But interestingly, we've seen an increase in seasonal sales. So as people are stuck at home and spring is coming, especially in certain parts of the US, they have to stay home, but they can get outside. So they're buying lawn furniture, patios, patio sets, gardening equipment, sod-- anything that's going to allow them to get outside while they're still at home.
And then the third category that's done well is DIY. So people are at home more. They are unfortunately unemployed, but that gives them time to get to that to-do list of projects around the house. And so that kind of spending has actually held up very, very well.
- And what about e-commerce? Because they seem to be the most well-equipped to thrive in this new environment. Is that still the case?
- Absolutely. And you won't be surprised to hear that online sales are really up dramatically on a year-over-year basis. Now, a lot of these sales have been of those essential goods. So we've heard from Walmart, Amazon, Target, and the grocery stores about just massive increases in demand on a year-over-year basis, which has caused its own challenges for these companies but also opportunities.
Now, in terms of discretionary spending, a lot of companies are saying that their online sales are down-- with some exceptions. We've heard from Nike and Adidas, who have both said that online sales have increased quite a lot. But what we really need to keep in mind here is that even though online sales are growing, in no way does online sales make up for the loss decline of in-store sales.
Before COVID, 85% of what people were buying in the US was still being bought in a physical store. So even if e-commerce is up 50%, 60%, 70%, whatever percent rate of growth that's going to be, it absolutely will not make up for the decline in in-store sales.
- So even though e-commerce is important, it's not going to solve all the problems for retailers.
- No, unfortunately it won't. Now, there have been a couple of interesting trends, I guess, that I've seen come out so far. So one of the interesting trends is those companies that have been investing aggressively in their e-commerce capabilities, these companies are really reaping the rewards of this now, where they're able to better fulfill customer orders, now albeit more slowly than usual.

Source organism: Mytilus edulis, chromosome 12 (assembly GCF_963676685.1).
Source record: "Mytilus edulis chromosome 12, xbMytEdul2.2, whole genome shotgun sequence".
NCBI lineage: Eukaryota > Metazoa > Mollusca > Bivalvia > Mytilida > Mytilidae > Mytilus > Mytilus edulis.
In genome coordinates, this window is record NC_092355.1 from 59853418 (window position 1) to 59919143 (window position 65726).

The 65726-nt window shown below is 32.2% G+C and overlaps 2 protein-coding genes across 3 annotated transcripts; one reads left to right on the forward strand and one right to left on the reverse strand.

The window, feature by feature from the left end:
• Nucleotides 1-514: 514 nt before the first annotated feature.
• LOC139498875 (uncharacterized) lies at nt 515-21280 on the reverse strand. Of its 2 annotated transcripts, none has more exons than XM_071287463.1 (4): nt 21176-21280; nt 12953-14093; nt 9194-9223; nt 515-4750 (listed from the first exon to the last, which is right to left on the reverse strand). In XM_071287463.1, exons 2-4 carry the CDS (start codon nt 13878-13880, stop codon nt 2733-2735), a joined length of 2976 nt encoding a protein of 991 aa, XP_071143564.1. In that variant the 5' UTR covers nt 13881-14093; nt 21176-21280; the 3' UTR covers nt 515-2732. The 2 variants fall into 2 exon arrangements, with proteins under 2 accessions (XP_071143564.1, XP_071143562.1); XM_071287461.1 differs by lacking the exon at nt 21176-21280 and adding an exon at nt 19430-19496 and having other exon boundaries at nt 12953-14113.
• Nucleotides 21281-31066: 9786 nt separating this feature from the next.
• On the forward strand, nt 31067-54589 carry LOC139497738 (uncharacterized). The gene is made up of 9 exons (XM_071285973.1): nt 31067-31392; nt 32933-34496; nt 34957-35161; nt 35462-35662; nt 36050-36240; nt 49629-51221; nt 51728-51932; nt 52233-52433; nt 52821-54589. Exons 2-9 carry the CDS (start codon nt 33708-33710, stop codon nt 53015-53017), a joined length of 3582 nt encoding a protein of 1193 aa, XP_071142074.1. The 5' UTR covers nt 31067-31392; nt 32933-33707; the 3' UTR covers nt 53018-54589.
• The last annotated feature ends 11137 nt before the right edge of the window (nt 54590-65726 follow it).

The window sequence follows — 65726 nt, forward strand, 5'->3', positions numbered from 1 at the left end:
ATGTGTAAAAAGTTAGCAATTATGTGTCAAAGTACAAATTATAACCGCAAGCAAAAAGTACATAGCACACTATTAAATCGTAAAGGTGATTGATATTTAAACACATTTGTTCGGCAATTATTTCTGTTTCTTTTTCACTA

But customers are still getting their orders. And I think that coming out of this, these companies are going to have an additional benefit, whereby people are going to say, you were here for me during COVID-19, you were able to deliver my essentials. And so that will create customer loyalty, I think, for these companies coming out of this crisis.
Now, the other interesting thing we've seen is just how expensive, actually, e-commerce is, particularly for those traditional brick-and-mortar companies. So we might see that sales are up dramatically, but the profits are not going to follow in lockstep. And this is because e-commerce is a more expensive channel, and some companies have had to increase capabilities during this time just to meet demand.
- Anita, given all of that, what's your outlook on the retail industry going forward?
- Well, I think, Tony, that can be a whole segment in itself because there's a lot to say on that topic. But what I will say is there's been some green shoots in the last few weeks. So looking at that credit card data, on April the 15th we saw an immediate improvement in the decline in spending on credit card data. April 15 was the first day that stimulus checks were deposited into bank accounts of Americans. And we saw an increase in groceries, general merchandise, and particularly in electronics, where I'm guessing people needed to buy that laptop for their kids now that they know they're going to be learning from home for a longer period of time.
So there is a green shoot there. I'm not sure how much support that is going to provide in the longer term, because that stimulus money isn't as much as people were making when they were employed. But it certainly will help to provide a bit of a floor on the decline in retail sales.
Having said that, of course, the retail environment is very, very challenging. We're heading into recession. We have massive unemployment. And it remains to be seen what impact that's going to have on consumer balance sheets and how long it's going to take for people to recover and to go out and spend their money again. So I do think we're going to see a lot of change in the retail sector in the coming months.
- Anita, thank you very much for your insights.
- OK, thanks, Anthony.